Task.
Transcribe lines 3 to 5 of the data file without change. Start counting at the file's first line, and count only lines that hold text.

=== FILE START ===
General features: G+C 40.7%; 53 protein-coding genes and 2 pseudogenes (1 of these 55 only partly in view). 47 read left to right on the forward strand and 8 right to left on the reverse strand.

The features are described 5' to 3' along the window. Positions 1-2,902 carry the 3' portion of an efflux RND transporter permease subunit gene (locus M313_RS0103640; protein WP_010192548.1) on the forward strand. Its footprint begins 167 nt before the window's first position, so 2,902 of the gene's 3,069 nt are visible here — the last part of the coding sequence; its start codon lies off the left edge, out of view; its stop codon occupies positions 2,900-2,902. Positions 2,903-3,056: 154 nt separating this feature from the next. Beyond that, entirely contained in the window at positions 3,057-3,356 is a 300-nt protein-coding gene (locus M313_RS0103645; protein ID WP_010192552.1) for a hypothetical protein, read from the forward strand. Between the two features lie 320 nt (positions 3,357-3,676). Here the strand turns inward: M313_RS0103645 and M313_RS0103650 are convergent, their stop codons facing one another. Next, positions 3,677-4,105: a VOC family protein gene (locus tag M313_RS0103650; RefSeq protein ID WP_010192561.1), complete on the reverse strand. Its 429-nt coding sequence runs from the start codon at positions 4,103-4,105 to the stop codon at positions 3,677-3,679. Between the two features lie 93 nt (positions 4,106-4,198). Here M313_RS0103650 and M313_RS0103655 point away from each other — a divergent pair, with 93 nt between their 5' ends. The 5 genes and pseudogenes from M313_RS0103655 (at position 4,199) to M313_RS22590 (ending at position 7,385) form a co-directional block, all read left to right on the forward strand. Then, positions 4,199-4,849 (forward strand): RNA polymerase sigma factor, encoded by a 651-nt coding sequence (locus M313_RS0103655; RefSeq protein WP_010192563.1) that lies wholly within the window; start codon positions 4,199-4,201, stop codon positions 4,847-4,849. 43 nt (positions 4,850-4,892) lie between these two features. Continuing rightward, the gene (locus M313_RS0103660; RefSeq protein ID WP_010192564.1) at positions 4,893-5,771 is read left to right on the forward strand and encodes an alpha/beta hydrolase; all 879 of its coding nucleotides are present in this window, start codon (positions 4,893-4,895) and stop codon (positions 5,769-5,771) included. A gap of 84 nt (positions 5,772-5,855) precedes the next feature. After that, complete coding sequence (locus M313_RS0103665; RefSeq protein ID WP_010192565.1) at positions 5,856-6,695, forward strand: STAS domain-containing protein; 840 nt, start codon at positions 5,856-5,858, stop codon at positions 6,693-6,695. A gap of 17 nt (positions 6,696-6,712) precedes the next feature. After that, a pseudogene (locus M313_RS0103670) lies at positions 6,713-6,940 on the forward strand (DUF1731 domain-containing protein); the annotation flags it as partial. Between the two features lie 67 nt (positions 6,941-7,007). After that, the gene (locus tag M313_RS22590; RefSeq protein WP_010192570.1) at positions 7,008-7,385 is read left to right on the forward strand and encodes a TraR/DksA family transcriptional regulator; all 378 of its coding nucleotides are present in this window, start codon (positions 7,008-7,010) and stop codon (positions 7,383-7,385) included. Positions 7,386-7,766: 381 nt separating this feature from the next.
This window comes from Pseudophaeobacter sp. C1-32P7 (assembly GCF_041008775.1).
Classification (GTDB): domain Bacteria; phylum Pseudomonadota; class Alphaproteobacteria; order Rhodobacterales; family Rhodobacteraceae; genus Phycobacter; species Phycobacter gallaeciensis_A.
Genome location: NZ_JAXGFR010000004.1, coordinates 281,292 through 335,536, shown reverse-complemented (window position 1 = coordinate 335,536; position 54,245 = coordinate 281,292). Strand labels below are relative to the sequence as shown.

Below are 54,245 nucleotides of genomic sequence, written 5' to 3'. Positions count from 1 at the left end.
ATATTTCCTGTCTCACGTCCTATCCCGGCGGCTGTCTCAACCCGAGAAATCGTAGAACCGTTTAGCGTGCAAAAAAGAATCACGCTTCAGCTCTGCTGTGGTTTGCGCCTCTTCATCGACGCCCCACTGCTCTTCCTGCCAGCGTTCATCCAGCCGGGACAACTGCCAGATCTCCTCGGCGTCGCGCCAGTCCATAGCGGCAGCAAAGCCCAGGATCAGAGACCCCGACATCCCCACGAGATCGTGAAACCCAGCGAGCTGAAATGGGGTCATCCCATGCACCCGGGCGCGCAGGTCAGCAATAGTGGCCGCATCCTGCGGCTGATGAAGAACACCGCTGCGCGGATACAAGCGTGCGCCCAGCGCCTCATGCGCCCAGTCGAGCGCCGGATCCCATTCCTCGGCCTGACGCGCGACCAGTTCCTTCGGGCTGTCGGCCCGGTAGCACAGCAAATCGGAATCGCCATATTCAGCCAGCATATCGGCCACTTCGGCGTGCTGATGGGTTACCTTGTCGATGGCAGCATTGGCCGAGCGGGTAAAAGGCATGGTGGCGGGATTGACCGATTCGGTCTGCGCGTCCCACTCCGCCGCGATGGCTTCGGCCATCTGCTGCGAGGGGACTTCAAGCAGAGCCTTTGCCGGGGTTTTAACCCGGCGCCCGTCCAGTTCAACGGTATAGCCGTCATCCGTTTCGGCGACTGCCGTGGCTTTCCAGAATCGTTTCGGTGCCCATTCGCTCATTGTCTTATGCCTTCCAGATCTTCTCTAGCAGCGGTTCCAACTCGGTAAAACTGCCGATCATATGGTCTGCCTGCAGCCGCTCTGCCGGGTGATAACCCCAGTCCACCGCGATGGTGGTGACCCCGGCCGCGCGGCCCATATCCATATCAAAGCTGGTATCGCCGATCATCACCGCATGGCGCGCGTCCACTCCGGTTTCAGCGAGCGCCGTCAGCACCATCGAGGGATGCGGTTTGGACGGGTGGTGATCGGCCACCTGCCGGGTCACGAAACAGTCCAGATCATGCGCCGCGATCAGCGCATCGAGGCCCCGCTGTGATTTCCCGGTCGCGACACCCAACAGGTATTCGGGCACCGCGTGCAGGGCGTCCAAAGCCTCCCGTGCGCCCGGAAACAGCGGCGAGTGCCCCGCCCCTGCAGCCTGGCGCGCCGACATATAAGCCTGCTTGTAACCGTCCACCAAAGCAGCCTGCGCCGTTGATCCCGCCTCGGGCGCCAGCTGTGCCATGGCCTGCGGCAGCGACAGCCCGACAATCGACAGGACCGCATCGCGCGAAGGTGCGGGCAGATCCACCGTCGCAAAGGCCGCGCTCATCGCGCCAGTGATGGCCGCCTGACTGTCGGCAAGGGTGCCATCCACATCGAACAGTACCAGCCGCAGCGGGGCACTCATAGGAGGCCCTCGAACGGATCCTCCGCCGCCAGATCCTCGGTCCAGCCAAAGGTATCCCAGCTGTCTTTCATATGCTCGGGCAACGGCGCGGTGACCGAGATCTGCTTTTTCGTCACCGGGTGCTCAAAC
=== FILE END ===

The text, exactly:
This window comes from Pseudophaeobacter sp. C1-32P7 (assembly GCF_041008775.1).
Classification (GTDB): domain Bacteria; phylum Pseudomonadota; class Alphaproteobacteria; order Rhodobacterales; family Rhodobacteraceae; genus Phycobacter; species Phycobacter gallaeciensis_A.
Genome location: NZ_JAXGFR010000004.1, coordinates 281,292 through 335,536, shown reverse-complemented (window position 1 = coordinate 335,536; position 54,245 = coordinate 281,292). Strand labels below are relative to the sequence as shown.